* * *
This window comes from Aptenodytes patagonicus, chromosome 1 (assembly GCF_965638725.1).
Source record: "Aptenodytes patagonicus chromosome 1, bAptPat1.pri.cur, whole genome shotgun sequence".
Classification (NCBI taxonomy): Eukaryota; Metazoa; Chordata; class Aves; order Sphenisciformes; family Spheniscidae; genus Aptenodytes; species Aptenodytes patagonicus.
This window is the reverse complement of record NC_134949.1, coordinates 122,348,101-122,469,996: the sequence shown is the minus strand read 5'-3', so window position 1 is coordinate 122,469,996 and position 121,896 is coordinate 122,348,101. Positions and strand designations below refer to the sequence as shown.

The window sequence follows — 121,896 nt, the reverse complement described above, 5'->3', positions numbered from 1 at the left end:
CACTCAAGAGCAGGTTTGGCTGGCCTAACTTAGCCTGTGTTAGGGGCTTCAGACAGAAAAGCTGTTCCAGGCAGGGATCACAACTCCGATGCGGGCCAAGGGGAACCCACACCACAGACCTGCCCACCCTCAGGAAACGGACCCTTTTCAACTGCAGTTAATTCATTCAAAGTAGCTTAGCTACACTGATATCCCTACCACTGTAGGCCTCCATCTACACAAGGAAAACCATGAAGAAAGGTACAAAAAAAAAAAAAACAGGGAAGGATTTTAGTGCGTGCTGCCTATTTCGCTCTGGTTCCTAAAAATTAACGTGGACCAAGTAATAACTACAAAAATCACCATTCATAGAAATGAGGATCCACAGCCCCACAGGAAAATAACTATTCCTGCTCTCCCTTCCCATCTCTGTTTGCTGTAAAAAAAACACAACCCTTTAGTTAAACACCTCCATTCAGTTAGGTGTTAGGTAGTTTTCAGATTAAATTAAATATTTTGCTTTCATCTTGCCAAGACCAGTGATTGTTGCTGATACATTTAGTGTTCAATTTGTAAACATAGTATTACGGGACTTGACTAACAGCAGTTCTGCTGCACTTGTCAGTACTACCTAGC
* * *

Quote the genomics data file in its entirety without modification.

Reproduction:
This window comes from Aptenodytes patagonicus, chromosome 1 (assembly GCF_965638725.1).
Source record: "Aptenodytes patagonicus chromosome 1, bAptPat1.pri.cur, whole genome shotgun sequence".
Classification (NCBI taxonomy): Eukaryota; Metazoa; Chordata; class Aves; order Sphenisciformes; family Spheniscidae; genus Aptenodytes; species Aptenodytes patagonicus.
This window is the reverse complement of record NC_134949.1, coordinates 122,348,101-122,469,996: the sequence shown is the minus strand read 5'-3', so window position 1 is coordinate 122,469,996 and position 121,896 is coordinate 122,348,101. Positions and strand designations below refer to the sequence as shown.

The window sequence follows — 121,896 nt, the reverse complement described above, 5'->3', positions numbered from 1 at the left end:
CACTCAAGAGCAGGTTTGGCTGGCCTAACTTAGCCTGTGTTAGGGGCTTCAGACAGAAAAGCTGTTCCAGGCAGGGATCACAACTCCGATGCGGGCCAAGGGGAACCCACACCACAGACCTGCCCACCCTCAGGAAACGGACCCTTTTCAACTGCAGTTAATTCATTCAAAGTAGCTTAGCTACACTGATATCCCTACCACTGTAGGCCTCCATCTACACAAGGAAAACCATGAAGAAAGGTACAAAAAAAAAAAAAACAGGGAAGGATTTTAGTGCGTGCTGCCTATTTCGCTCTGGTTCCTAAAAATTAACGTGGACCAAGTAATAACTACAAAAATCACCATTCATAGAAATGAGGATCCACAGCCCCACAGGAAAATAACTATTCCTGCTCTCCCTTCCCATCTCTGTTTGCTGTAAAAAAAACACAACCCTTTAGTTAAACACCTCCATTCAGTTAGGTGTTAGGTAGTTTTCAGATTAAATTAAATATTTTGCTTTCATCTTGCCAAGACCAGTGATTGTTGCTGATACATTTAGTGTTCAATTTGTAAACATAGTATTACGGGACTTGACTAACAGCAGTTCTGCTGCACTTGTCAGTACTACCTAGC